Fracking news: weekly summary

-Workers injured in frack site explosion-

Antero holdings in the Marcellus ShaleAccording to a 911 dispatcher, 8 workers were injured in an early morning explosion at a drilling site in West Virginia on Sunday, July 7.  Although the identities and medical conditions of those injured have not yet been released, it has been confirmed that 5 victims were evacuated to West Penn Burn Center in Pittsburgh, Pennsylvania.

The site where the explosion occurred is owned by Antero Resources.  According to Kevin Kilstrom of Antero, the explosion occurred at the Hinterer 2H well, one of three wells currently under operation on the Ruddy Alt pad.  While Antero owns the site, well operations were contracted out to several other companies.  As such, the evacuated victims are not Antero employees, but workers for three as yet unnamed contractors.

Although hydraulic fracturing was being conducted at the Hinterer 2H well, it is thought to be a peripheral operation that caused the explosion.  The accident did not actually occur at the well, but near the holding tanks used for produced water.

‘The holding tanks that they were pumping into, that’s what exploded,’ said Pat Heaster, Doddridge County director of emergency services, ‘It was a supplementary operation to the drilling process, the wellhead was not involved.’

While the location of the explosion is clear, the cause is still unknown.  Pending investigations should hopefully shed light on the subject in the next few days.

Antero is conducting its own investigation alongside the West Virginia Department of Environmental Protection (DEP).  Antero Resources has a history of safety problems in their West Virginia operations and has received numerous past citations from the West Virginia DEP.

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Push for vote on fracking ban in Ohio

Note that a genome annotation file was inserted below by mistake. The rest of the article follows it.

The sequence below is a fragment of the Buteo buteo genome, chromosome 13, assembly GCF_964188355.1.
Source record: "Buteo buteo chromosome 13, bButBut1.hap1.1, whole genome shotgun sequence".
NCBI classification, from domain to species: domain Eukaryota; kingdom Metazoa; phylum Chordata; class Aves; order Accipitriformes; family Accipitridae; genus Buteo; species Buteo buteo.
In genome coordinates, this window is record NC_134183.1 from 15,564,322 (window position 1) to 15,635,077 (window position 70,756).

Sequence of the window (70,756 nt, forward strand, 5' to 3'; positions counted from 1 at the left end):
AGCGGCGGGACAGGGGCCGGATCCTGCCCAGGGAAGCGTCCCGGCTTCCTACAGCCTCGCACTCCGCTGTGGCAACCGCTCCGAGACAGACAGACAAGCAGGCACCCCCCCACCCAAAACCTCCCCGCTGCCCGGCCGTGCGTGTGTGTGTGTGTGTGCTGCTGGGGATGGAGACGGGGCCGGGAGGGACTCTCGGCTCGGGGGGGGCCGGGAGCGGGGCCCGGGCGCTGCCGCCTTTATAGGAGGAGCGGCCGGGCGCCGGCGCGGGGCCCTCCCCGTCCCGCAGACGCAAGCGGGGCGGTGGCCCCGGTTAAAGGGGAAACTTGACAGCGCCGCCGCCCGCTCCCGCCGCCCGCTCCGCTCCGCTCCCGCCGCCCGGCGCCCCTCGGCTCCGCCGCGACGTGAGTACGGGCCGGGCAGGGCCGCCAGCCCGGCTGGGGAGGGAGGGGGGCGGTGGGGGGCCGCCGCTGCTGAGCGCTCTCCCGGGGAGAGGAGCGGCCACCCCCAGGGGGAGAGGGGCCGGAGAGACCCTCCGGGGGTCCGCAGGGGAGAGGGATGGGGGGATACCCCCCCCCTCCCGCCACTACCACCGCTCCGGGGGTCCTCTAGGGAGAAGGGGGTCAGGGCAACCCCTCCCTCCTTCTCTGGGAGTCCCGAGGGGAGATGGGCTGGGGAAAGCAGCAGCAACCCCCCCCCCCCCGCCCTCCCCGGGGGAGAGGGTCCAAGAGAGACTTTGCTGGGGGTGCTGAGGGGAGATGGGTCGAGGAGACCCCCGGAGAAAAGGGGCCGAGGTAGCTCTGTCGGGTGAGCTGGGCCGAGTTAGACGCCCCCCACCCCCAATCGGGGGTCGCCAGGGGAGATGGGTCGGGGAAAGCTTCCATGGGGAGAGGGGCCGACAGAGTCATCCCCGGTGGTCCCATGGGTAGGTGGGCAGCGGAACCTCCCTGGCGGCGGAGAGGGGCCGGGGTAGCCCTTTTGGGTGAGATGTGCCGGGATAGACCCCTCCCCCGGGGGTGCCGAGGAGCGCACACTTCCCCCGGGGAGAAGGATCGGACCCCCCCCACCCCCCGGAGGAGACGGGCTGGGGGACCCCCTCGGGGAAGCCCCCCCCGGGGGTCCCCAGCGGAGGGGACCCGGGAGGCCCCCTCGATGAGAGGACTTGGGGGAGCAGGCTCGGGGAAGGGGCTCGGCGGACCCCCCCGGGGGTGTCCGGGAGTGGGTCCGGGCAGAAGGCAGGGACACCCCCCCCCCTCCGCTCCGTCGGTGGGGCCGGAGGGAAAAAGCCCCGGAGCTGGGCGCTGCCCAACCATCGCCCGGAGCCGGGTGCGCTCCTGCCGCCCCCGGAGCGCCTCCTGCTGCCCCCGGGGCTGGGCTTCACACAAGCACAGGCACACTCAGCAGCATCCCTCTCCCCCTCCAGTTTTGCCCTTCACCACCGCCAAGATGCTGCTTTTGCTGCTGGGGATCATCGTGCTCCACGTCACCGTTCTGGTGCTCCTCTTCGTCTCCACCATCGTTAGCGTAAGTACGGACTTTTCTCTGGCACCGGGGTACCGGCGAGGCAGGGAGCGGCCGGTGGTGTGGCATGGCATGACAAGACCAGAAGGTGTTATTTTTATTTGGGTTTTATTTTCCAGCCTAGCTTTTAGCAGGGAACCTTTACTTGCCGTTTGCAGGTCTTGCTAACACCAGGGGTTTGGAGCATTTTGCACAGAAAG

fracking ban in Athens, OhioReports of isolated incidents with links to fracking—like the one in West Virginia—have fueled public fears that include safety issues, pollution, and drinking water contamination.  Backlash from these fears is being felt in states across the nation.

The latest on the anti-fracking front is the initiative led by the Bill of Rights Committee (BORC) to place a fracking ban on the ballot in Athens, Ohio.  The ban proposed by BORC would include all deep shale oil and gas drilling operations and waste disposal.

The goal of the efforts by BORC is to have the ban placed on ballots as a public initiative in November.  Pursuant to this goal, BORC has been recruiting local volunteers to canvass the city for signatures for a petition over the last few weeks.  A Sunday press release announced the submission of the petition to city Auditor Kathy Hecht with a total of 780 signatures.  This number surpasses the 472 minimum required for certification to be included on the ballot.

According to Hecht, as long as the certification process is completed 90 days before the election, Athens voters can expect to see the proposed ban on the November 5th ballot.

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Proposed fracking ban in National Park sparks controversy

Fracking in GW National ForestFracking fears are also contributing to debate on the federal level.  A new plan for the future use of the George Washington National Forest in the eastern US is generating intense controversy as its final release date approaches.

A product of years of work, the final plan is intended to be a comprehensive package of legislation that sets forth guidelines that would govern forest management for the next 10 to 15 years.  Topics covered will include both recreational and industrial use, wildlife management, and natural resource development.